12 Takeaways from Day 5 of 2014 Las Vegas NBA Summer League
LAS VEGAS — If Monday was a storm of excitement and activity at the NBA Summer League in Las Vegas, Tuesday was the equivalent of clear skies and calm seas.
Not that there's much in the way of water to be found naturally within the vicinity of Sin City.
In any case, Day 5's six-game slate wasn't nearly as flush with future star power as its predecessor proved to be. Dante Exum, Doug McDermott, Zach LaVine and T.J. Warren were the only 2014 lottery picks whose teams took to the court along with them. The rest spent the day practicing and resting up in anticipation of the double-elimination tournament that's set to tip off on Wednesday.
But before we look ahead to the ensuing scrum for the summer league crown, let's have a look back at what happened at Thomas & Mack Center and Cox Pavilion on Tuesday.
Representation from the Bruins Nation
Walking into Thomas & Mack Center on Tuesday, I couldn't help but notice how many UCLA players, both known and obscure, were floating around the court.
Which means I now can't help but recount their efforts during the Chicago Bulls' 107-73 win over the Minnesota Timberwolves.
Few without Westwood affiliations would be familiar with Chicago's contingent of Bruins. But after the way they performed, Lazeric Jones and David Wear might just get longer looks from squads across the globe.
Jones, a former high school teammate of Derrick Rose's in Chicago, chipped in 10 points, five assists, three rebounds and a pair of steals as the Bulls' starting point guard. Wear did his usual dalliance on the perimeter on the way to his 15 points on 6-of-7 shooting, though he stunned more than a few when he flew to the hoop for a poster-worthy slam in the fourth quarter.
Those two would be fortunate to find gigs in the NBA. You probably wouldn't know it, though, judging them against their blue-and-gold counterparts on Minnesota's side. Shabazz Muhammad missed 12 of his 15 attempts from the field and committed five fouls, while Zach LaVine accounted for as many assists as turnovers (three) in addition to his 12 points.
It wasn't exactly the finest day for my alma mater, but seeing those guys play NBA-ish basketball, well or not, is enough to put at least a slight smile on the face of this son of Westwood.
Dougie Gets McBuckets
But enough about my personal obsessions. Let's talk about Doug McDermott, shall we?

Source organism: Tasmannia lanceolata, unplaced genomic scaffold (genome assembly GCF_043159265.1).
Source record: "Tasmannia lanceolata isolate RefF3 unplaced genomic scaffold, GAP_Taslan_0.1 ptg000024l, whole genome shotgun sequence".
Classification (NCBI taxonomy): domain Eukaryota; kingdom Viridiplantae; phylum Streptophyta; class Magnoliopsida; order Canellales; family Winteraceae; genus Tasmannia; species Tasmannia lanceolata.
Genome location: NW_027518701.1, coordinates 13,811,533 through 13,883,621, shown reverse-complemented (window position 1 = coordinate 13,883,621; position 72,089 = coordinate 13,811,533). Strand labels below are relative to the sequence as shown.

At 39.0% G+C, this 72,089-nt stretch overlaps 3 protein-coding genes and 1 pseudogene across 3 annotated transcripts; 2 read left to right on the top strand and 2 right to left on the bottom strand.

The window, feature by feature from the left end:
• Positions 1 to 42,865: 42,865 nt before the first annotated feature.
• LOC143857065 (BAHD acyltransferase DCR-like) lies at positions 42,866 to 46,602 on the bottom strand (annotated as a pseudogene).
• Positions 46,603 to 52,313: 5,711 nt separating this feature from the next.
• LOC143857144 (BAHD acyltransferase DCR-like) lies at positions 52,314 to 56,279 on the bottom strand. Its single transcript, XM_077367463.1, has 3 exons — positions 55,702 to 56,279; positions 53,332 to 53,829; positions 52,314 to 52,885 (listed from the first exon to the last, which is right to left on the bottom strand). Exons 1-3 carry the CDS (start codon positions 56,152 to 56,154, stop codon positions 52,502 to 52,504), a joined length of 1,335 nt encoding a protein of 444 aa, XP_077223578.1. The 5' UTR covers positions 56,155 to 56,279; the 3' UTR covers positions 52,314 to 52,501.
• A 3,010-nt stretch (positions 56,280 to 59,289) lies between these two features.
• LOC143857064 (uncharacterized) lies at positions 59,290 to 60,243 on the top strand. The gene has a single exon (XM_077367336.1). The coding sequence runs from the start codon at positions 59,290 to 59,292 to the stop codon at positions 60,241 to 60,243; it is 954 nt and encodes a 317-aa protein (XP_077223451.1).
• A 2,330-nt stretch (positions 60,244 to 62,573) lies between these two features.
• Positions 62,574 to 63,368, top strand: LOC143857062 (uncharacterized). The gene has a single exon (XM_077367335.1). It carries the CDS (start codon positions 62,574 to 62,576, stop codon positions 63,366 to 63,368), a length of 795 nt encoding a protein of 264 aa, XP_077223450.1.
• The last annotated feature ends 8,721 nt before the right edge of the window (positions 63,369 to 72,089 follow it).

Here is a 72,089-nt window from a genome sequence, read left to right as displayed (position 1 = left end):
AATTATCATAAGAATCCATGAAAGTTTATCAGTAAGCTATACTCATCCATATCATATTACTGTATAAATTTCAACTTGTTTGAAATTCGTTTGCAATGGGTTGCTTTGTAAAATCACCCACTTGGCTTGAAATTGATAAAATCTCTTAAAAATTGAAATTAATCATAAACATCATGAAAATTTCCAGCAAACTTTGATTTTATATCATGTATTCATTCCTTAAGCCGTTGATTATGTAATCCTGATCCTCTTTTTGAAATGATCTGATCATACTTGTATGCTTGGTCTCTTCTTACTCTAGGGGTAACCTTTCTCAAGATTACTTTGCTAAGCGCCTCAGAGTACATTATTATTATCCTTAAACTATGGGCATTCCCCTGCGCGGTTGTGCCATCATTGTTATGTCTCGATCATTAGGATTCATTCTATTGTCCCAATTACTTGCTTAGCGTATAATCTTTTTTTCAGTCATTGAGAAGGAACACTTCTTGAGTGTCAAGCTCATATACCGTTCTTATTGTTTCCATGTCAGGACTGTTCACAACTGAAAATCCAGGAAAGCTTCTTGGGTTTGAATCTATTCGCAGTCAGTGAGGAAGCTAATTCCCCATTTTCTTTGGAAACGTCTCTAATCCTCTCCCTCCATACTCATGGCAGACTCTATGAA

The Creighton product had himself another standout day at summer league on Tuesday. McDermott scored a game-high 20 points on just 13 attempts, including a 4-of-7 performance from three, to go along with five rebounds and six assists. His skills were on full display therein, and his experience as a four-year player in college stood out against and alongside the usual slew of scrubs and youngsters at summer league.
Those expecting McDermott to replicate the 31-point performance he put up against the Denver Nuggets, who took him with the No. 11 pick in the 2014 NBA draft before trading him to Chicago, may have been disappointed. Nonetheless, McDermott's smooth, mature play has to come as some encouragement to the Bulls, whose pursuit of a wing scorer (i.e. Carmelo Anthony) ultimately went wanting.
Not that McDermott is or will be anywhere near as good as Anthony, who's been one of the NBA's premier scorers for a decade. Nor does McDermott figure to find big minutes in a frontcourt newly crowded by Pau Gasol and Nikola Mirotic.
Still, Dougie McBuckets' shot should come in handy for a Chicago squad whose stagnant offense could use all the space it can get.
Donatas, Do Tell
In the end, the Houston Rockets didn't fare any better in their pursuit of Carmelo Anthony or in their attempt to acquire Chris Bosh, for that matter. Instead, per The Associated Press (via Fox Sports), the Rockets will head into the 2014-15 season with Trevor Ariza on the wing (instead of Chandler Parsons, who will suit up for the Dallas Mavericks) and the all-too-familiar platoon of Terrence Jones and Donatas Motiejunas.
Not that there's anything wrong with those two, per se. Jones averaged 12.1 points and 6.9 rebounds last season, with 71 starts alongside Dwight Howard in Space City.
As for Motiejunas, he made his presence felt (and then some) during Houston's 83-60 stomping of the Los Angeles Clippers at Cox Pavilion. The lanky Lithuanian contributed 15 points on just eight shots to the Rockets' victory, with a three-pointer mixed in for good measure.
For Motiejunas, that counts as steady progress. He'd put in games of 13, 13 and 14 points during Houston's first three summer league outings.
For the Rockets...well, they're probably not too concerned about summer league stats anyway, but it's nice to see the 23-year-old can play.
Delonte Goes West
The Los Angeles Clippers were practically devoid of bright spots on Tuesday, which is to be expected when a team manages just 60 points and loses by more than 20.
That includes Delonte West. The 30-year-old NBA veteran managed just two points and an assist in a shade over 14 minutes—not exactly a sparkling follow-up to his 12-point, eight-rebound, five-assist, three-steal performance against the Miami Heat on Monday.
Then again, it's not as though West has to prove to himself that he can play. His eight prior years of experience in the Association, along with his more recent stints in the NBA D-League and in China, should do all the talking, particularly when Doc Rivers, the Clippers head honcho and West's former coach with the Boston Celtics, is involved.